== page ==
The mRNA expression of nNOS in the PVN was reduced in HF rats when compared with SHAM rats. ICV PTX or ICV ETN increased the mRNA expression of nNOS within the PVN of HF rats (Figure 5C). Immunohistochemistry studies revealed less nNOS-positive cells in the PVN in HF rats when compared with the SHAM groups; ICV treatment with PTX or ETN increased the number of nNOS-positive neurons in the PVN in HF rats (Figure 5A and B). However, ip treatment with the same doses of PTX or ETN had no effect on nNOS levels in the PVN.
PVN levels of nNOS in HF and sham-operated (SHAM) rats treated for 4 weeks with ICV PTX, ICV ETN, or ICV aCSF. (A) Immunohistochemistry for nNOS-positive neurons (dark brown) in different groups. (B) Bar graph comparing nNOS-positive neurons in different ...
PVN levels of TNF-α, IL-1β, and IL-6 were higher in HF when compared with SHAM rats. PVN levels of TNF-α, IL-1β, and IL-6 were lower in the ICV PTX or ICV ETN-treated HF rats, compared with ICV aCSF-treated HF rats (Table 2). IP treatment with the same doses of PTX or ETN had no effect on PICs levels in the PVN of HF rats (Table 2).
Proinflammatory cytokines in the PVN and plasma (n = 7)
Humoral indicators of HF paralleled the PVN findings. Plasma levels of NE, EPI, ANG II, TNF-α, IL-1β, and IL-6 were all higher in HF than in SHAM rats. The plasma levels of TNF-α, IL-1β, IL-6, NE, EPI, and ANG II were lower in ICV PTX or ICV ETN-treated rats than in ICV aCSF-treated HF rats (Figure 6A, Table 2). However, the plasma levels were unaffected by ip treatment with the same doses of PTX or ETN (Table 2).
Sympathetic activity. (A) Circulating norepinephrine (NE) and epinephrine levels were higher in HF rats compared with SHAM rats, but were lower in HF rats treated with ICV PTX or ICV ETN when compared with ICV aCSF-treated HF rats. (B) Renal sympathetic ...
At the end of the experiment, HF rats exhibited higher RSNA (% of max) when compared with SHAM rats; ICV treatment with PTX or ETN dose-dependently inhibited RSNA in HF rats (Figure 6B). IP treatment with the same doses of PTX or ETN did not affect RSNA; results were similar to those obtained from ICV vehicle-treated HF rats.
Compared with VEH-treated SHAM rats, VEH-treated HF rats had significantly higher LVEDP, RV/BW, and lung/BW ratio. ICV PTX- or ICV ETN-treated HF rats had significantly lower LVEDP and lung/BW ratios than the ICV aCSF-treated HF rats (Table 3). ICV PTX or ICV ETN treatment appeared to improve survival [ICV 10 µg/h PTX-treated HF: 82.4% (14/17); ICV 40 µg/h PTX-treated HF: 88.2% (15/17); ICV 5 µg/h ETN-treated HF: 78.9% (15/19); ICV 10 µg/h ETN-treated HF: 84.2% (16/19); ICV aCSF-treated HF: 75.0% (15/20)] over the 4-week interval between the first and second echocardiograms, but some animals did not survive the second echocardiography session. IP treatment with the same doses of PTX or ETN did not affect LVEDP, RV/BW, or lung/BW ratio (Table 3).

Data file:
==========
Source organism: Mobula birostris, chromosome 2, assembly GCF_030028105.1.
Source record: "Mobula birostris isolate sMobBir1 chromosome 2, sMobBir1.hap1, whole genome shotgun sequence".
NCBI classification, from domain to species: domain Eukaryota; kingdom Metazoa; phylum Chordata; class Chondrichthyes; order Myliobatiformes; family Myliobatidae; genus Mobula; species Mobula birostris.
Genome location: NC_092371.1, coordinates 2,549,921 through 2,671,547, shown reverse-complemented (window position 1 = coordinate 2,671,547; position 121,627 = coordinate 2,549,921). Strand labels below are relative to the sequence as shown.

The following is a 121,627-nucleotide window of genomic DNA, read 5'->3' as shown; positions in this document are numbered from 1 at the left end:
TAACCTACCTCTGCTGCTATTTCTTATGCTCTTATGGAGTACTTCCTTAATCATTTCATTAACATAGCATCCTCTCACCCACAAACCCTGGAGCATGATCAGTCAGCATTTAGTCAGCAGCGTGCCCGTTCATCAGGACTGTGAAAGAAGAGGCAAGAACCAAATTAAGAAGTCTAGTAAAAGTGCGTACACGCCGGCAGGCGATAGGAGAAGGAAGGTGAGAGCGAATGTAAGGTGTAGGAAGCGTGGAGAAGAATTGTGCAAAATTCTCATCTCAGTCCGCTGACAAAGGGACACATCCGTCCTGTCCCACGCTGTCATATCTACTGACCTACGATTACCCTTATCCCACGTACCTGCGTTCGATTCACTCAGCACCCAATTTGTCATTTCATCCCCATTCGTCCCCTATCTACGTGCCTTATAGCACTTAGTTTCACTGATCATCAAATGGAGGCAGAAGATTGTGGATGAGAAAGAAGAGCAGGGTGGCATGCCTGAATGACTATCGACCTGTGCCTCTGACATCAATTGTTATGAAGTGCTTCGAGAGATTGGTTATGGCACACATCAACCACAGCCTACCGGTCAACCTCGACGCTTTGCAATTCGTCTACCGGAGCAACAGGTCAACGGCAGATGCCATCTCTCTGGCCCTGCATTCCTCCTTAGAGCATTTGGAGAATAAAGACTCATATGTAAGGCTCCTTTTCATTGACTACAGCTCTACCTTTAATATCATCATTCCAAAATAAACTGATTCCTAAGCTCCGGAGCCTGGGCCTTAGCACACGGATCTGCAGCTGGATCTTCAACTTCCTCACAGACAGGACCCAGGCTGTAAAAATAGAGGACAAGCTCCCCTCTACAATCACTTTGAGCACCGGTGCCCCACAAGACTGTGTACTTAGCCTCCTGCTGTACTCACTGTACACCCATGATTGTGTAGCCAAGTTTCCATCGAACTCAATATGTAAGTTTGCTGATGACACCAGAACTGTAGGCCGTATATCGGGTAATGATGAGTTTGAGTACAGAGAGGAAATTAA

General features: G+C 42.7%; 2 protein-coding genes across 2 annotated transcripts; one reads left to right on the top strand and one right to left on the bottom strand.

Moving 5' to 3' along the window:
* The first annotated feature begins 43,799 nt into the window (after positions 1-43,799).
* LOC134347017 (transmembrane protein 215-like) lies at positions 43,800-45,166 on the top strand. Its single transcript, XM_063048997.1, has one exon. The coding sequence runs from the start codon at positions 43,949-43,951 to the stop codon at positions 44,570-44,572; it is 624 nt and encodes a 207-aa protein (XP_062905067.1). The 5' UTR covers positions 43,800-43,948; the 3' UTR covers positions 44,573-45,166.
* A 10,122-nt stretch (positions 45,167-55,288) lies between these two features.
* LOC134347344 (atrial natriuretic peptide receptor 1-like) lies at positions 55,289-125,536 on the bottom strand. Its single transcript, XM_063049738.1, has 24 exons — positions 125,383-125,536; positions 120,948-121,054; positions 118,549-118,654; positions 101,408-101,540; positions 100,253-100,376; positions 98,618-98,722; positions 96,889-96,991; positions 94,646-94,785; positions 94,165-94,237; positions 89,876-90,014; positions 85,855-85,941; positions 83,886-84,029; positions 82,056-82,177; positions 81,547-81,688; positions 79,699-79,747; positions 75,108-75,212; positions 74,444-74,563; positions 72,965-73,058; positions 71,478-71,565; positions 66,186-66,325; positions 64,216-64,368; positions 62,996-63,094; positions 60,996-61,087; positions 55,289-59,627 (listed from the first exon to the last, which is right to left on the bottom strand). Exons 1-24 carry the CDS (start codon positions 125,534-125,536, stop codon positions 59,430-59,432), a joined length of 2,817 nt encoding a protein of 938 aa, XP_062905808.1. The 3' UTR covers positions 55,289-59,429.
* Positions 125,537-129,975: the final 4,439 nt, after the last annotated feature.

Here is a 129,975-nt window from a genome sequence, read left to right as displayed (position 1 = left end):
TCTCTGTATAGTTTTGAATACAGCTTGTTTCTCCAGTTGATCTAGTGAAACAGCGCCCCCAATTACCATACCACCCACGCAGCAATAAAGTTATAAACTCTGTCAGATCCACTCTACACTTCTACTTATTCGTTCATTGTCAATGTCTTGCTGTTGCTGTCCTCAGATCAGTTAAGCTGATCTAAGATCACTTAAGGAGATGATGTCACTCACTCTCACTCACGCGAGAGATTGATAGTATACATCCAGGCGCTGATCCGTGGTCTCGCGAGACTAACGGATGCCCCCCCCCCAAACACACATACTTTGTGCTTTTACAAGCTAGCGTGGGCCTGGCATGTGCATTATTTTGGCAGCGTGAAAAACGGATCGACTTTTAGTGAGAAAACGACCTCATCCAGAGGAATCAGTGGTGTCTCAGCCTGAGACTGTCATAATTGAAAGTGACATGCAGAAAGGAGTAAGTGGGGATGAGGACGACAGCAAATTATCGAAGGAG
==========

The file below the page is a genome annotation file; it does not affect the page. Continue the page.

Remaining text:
Haemodynamic and anatomical measurements (n = 7)
The novel finding of the present study is that brain cytokines induce an imbalance between excitatory and inhibitory neurotransmitters and their rate-limiting enzymes in the PVN in HF rats, which contributes to sympathoexcitation. Treatment with central TNF-blockers attenuated this imbalance and decreased the exaggerated sympathetic activity in HF rats. Similar doses of these blockers given peripherally did not restore the imbalance in the neurotransmitters in the PVN of HF animals, suggesting that central nervous system cytokines modulate neurotransmitters in the PVN and contribute to sympathoexcitation in HF.
A sustained increase in sympathetic nerve activity is the hallmark of congestive HF.26 The PVN is an important site that regulates fluid balance and vasopressin release, and mediates integration of sympathetic outflow to major organs, including the heart. The tonic activity of the PVN is related to an interplay of a number of neurotransmitters and neuromodulators in these sympathetic neurons. The sympathetic outflow from the PVN depends upon the balance of these excitatory and inhibitory neuromodulators, including glutamate, GABA, angiotensin II, and nitric oxide.27 In HF, tonic sympathetic activity is elevated, resulting in exaggerated RSNA and worsening of the disease. In this study, we observed an increase in the expression of Fra-LI activity in PVN neurons and elevated RSNA in HF rats. These increased activities were significantly reduced in the HF rats treated ICV with cytokine blockers, suggesting a role for cytokines in chronic neuronal excitation in HF. Moreover, in HF, endogenous GABA-mediated inhibition is decreased, because of the increased neuronal activity of the PVN. Interestingly, in the present study, we observed that treatment with cytokine blockers decreased the levels of TNF-α, IL-1β, and IL-6, and attenuated the GABA disinhibition in the PVN which is otherwise observed in HF.